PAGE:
One Cat is Great – is Two Even Better?

At Cat Safari we’re used to taking care of lots of cats.  We suspect that Brittany and her team have cleaned about 300,000 litter boxes in the 10 years that Brittany’s been the Cat Safari manager.  Now we don’t suggest you go to this extreme, but if you love having one cat in your house, have you thought about a second?  If so, and we hope you have, here are some quick pointers:

  1. Think about your current cat.

You know your cat best.  If your cat is at the stage of it’s life where change is no longer welcome, then it’s probably best to wait for a new cat.  If, contrariwise, your cat is generally easy going, then it’s probably perfectly fine to add a second cat to your home.  Of course, consider your cat’s age and personality when selecting your next cat.  Will a kitten be a welcome addition or overwhelming?

  1. Take is Slow.

Introducing cats too quickly can lead to stress, tension, and territorial disputes. Instead, opt for a gradual introduction process that allows both cats to acclimate to each other’s presence. Start by keeping the new cat in a separate room equipped with food, water, litter box, and comfortable hiding spots. Allow the cats to sniff each other’s scents under the door.  You might think about gradually swapping bedding and toys to familiarize them with each other’s scent.

  1. Supervised and Short Meetings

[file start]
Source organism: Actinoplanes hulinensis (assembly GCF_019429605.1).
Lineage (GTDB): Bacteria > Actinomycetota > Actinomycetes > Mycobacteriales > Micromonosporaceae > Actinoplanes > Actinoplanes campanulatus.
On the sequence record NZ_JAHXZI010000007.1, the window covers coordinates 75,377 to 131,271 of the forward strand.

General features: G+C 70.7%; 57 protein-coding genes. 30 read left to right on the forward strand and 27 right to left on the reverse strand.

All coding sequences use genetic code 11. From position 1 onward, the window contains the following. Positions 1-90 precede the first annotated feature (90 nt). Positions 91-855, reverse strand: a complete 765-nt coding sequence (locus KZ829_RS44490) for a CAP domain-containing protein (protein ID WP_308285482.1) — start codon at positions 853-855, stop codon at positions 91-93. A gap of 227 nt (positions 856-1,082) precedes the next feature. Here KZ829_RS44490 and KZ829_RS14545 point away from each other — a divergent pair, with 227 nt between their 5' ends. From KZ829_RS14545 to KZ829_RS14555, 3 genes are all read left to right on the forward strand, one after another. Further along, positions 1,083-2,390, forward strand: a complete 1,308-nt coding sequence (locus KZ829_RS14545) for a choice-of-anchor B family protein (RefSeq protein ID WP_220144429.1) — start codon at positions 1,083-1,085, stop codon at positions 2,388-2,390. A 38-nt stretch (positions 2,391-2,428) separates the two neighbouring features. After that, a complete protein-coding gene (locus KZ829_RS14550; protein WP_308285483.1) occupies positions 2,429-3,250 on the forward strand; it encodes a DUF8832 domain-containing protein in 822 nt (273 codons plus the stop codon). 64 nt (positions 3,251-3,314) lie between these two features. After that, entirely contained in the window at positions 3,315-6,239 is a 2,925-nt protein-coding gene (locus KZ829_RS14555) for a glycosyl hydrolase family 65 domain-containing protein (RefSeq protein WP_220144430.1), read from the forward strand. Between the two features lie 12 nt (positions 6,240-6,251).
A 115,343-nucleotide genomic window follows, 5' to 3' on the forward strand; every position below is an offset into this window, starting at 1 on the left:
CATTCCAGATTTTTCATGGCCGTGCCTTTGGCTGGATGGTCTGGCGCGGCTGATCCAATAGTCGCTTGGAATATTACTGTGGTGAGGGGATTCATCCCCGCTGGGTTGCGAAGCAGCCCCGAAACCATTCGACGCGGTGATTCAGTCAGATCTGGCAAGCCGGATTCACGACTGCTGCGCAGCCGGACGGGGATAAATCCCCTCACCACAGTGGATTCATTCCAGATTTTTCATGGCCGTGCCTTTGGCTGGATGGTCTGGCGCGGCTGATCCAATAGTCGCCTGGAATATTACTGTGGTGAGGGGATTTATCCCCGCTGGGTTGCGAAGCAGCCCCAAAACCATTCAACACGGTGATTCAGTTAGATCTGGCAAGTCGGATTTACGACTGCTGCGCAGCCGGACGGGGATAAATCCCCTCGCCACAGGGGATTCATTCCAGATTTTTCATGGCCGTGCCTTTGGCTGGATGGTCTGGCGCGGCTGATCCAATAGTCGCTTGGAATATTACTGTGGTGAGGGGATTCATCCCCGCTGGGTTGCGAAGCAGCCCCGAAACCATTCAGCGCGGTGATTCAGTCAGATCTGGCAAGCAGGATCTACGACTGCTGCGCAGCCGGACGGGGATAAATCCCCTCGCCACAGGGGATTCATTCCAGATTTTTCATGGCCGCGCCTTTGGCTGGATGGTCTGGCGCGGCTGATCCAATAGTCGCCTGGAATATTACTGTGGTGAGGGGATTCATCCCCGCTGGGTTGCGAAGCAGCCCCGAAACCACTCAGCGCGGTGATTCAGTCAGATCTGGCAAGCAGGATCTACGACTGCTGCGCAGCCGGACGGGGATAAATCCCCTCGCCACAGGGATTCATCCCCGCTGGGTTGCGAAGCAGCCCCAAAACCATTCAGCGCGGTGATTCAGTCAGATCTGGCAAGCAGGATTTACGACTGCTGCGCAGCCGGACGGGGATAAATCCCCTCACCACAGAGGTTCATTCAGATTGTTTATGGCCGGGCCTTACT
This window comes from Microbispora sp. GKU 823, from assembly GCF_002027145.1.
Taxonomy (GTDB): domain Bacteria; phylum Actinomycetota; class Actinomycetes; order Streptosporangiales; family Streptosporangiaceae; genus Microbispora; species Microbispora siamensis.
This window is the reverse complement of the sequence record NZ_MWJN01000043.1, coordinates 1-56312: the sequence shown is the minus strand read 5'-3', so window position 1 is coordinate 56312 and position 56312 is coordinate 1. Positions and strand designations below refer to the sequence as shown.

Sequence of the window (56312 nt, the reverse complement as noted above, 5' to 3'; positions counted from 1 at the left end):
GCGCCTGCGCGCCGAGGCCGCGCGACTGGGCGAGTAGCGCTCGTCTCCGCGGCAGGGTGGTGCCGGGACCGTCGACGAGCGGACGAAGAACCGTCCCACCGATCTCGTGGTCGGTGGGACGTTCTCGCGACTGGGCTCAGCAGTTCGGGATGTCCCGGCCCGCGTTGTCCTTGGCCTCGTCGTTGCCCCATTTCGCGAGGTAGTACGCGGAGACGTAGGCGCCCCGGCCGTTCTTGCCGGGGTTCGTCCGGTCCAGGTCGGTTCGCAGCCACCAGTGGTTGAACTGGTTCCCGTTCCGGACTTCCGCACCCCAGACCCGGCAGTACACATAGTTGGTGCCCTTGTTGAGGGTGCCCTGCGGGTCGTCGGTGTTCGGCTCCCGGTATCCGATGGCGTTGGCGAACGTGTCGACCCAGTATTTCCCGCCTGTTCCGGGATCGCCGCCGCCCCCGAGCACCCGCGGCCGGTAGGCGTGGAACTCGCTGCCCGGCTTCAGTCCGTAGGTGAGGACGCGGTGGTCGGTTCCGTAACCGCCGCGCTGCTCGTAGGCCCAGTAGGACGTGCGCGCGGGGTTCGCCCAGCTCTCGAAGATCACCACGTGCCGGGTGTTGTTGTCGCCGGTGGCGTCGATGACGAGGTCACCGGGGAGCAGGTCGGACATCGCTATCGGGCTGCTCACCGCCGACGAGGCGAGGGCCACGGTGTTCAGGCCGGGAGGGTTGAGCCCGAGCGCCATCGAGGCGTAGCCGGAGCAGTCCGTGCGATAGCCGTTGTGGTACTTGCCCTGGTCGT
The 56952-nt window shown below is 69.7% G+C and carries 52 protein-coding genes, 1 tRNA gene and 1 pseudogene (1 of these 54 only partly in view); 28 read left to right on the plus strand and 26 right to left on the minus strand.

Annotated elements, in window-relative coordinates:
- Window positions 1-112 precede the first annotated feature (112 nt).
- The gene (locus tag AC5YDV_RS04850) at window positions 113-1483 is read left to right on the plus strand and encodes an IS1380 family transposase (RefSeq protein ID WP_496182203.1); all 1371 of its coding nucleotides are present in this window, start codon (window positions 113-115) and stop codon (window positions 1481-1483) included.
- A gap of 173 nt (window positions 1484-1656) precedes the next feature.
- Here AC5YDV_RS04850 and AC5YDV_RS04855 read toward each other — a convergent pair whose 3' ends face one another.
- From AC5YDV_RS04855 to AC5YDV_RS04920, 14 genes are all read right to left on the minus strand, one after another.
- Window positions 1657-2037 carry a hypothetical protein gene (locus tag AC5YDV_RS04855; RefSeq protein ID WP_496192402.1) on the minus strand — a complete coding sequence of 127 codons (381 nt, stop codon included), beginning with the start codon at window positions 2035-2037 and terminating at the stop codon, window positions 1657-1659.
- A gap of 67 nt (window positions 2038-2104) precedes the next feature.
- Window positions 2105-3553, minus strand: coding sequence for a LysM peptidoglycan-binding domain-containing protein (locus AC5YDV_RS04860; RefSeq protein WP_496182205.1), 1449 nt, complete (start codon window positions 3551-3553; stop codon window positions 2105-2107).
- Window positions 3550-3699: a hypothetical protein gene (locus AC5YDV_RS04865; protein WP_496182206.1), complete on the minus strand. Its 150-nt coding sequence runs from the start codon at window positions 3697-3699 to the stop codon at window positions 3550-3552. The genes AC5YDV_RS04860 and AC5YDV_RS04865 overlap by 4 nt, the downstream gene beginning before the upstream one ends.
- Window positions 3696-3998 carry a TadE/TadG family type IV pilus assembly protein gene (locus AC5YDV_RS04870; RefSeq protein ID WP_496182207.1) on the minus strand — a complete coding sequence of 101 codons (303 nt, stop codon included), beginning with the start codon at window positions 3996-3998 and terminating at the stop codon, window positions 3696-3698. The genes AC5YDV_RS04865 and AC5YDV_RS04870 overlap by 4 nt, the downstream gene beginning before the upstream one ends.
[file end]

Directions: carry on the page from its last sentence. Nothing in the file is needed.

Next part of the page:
Once both cats show signs of curiosity and relaxation, you can proceed to supervised face-to-face meetings. Keep the initial interactions short and controlled, gradually increasing the duration as the cats become more comfortable with each other. Use positive reinforcement, such as treats and praise, to reward calm and friendly behavior.

  1. Separate Resources

To prevent resource guarding and conflicts over territory, ensure each cat has access to their own food and water bowls, litter boxes, scratching posts, and resting areas. Having multiple resources reduces competition and promotes harmony between cats.

  1. Be Patient and Vigilant

Building a bond between two cats takes time, so be patient and allow them to establish their own relationship at their own pace.   Even after the initial introduction period, it’s essential to monitor the cats’ interactions closely, especially during feeding time and when introducing new toys or sleeping areas. Keep an eye out for any signs of aggression or stress and be prepared to intervene if necessary. Avoid forcing interactions or expecting immediate friendship.

Still not convinced?  Have you checked out Stan Lee and Squid at the Main Campground or Captain and Kip at Cat Safari?  We took the same advice we are offering you and had great success!

Thanks for reading.